The Pembroke table is thought to have originated in the mid – 18th Century, when Lady Pembroke commissioned the great Georgian cabinetmaker and master carver Thomas Chippendale to fashion a small casual table for her. The example featured in this chapter, however, has more in common with the neoclassical designs of Sheraton and American Federal furniture, which flourished in the following century. Its graceful blend of straight lines and gentle curves contrasts sharply with the intricate and ornate rococo designs of Chippendale.
The earliest versions of this piece were built at a time when space was at a premium in most homes and furniture had to occupy as little room as possible. The Pembroke table meets this challenge in a couple of ingenious ways... >
n material objects such as furniture, I believe beauty is born from pleasing proportion and the harmonious relationship between curved and straight lines. Straight lines impart structure, mass, and solidity. Curved lines lend movement, elegance, and grace. To me, Queen Anne-style furniture presents the perfect union of straight and curved components. Simple lines, graceful curves, unpretentious decoration, and delicate proportion all contribute to some of the most beautiful expressions in American furniture.
Queen Anne is a name given to a style of furniture first produced in the American Colonies in the early to mid 18th Century. Assigning periods or historical epochs to furniture styles, however, is solely useful for discussions about their origins... >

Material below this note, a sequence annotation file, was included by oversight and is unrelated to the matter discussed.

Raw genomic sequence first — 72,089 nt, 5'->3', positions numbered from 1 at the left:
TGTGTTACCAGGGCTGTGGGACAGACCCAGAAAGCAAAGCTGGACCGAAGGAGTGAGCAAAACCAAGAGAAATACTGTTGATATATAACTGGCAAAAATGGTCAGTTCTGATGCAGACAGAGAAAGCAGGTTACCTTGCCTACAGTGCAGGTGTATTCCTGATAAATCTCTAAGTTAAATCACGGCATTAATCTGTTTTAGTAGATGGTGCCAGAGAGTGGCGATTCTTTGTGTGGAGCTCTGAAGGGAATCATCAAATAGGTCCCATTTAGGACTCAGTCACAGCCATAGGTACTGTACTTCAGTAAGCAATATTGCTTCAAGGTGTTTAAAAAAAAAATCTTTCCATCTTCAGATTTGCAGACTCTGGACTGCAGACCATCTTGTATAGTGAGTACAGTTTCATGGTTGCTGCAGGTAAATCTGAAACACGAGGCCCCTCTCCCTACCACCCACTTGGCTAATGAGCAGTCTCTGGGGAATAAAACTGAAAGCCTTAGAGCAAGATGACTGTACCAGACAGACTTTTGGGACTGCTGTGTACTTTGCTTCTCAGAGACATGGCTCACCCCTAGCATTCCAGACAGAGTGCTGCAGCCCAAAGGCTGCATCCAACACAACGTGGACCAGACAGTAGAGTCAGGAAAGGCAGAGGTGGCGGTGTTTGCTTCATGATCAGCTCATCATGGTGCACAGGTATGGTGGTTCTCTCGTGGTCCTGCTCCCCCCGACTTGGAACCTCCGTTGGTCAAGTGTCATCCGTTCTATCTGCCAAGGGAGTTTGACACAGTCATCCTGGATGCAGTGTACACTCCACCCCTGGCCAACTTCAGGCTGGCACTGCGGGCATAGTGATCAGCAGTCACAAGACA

s a graduate student at the Winterthur Museum Program in Early American Culture, I was privileged to work with the country’s premiere collection of American furniture, including the best examples of the styles most popular with cabinetmakers today—Queen Anne and Chippendale. Even in this setting, though,
I was always drawn to the neoclassical pieces of the later Federal and Empire eras. As curator of the Maryland Historical Society in Baltimore 17 years later, I am still studying and writing about those wonderful pieces that I found so appealing.
The Federal era in America began with independence from England. This political change also ushered in a new period in the arts. The Federal style represented an esthetic revolution over the popular Chippendale and Rococo styles... >
A deceptively well-engineered furniture style whose parts are assembled mainly from wooden sticks, Windsor represents one of history’s most innovative and recognizable furniture designs. The Windsor family of furniture consists of stools, chairs, cradles, stands, and tables. Chairs are the largest category with eight different basic forms, such as comb-backs, step-downs, and the sack-back version, which is featured beginning on page 70. Chairs also spawned nine derivatives that include stools, rocking chairs, writing armchairs, and child-sized chairs.
The origin of Windsors is ancient history. Their antecedents can be attributed to the Egyptians, where tomb drawings of the 18th Dynasty depict workmen sitting on three-legged hand-hewn stools socketed to a plank seat... >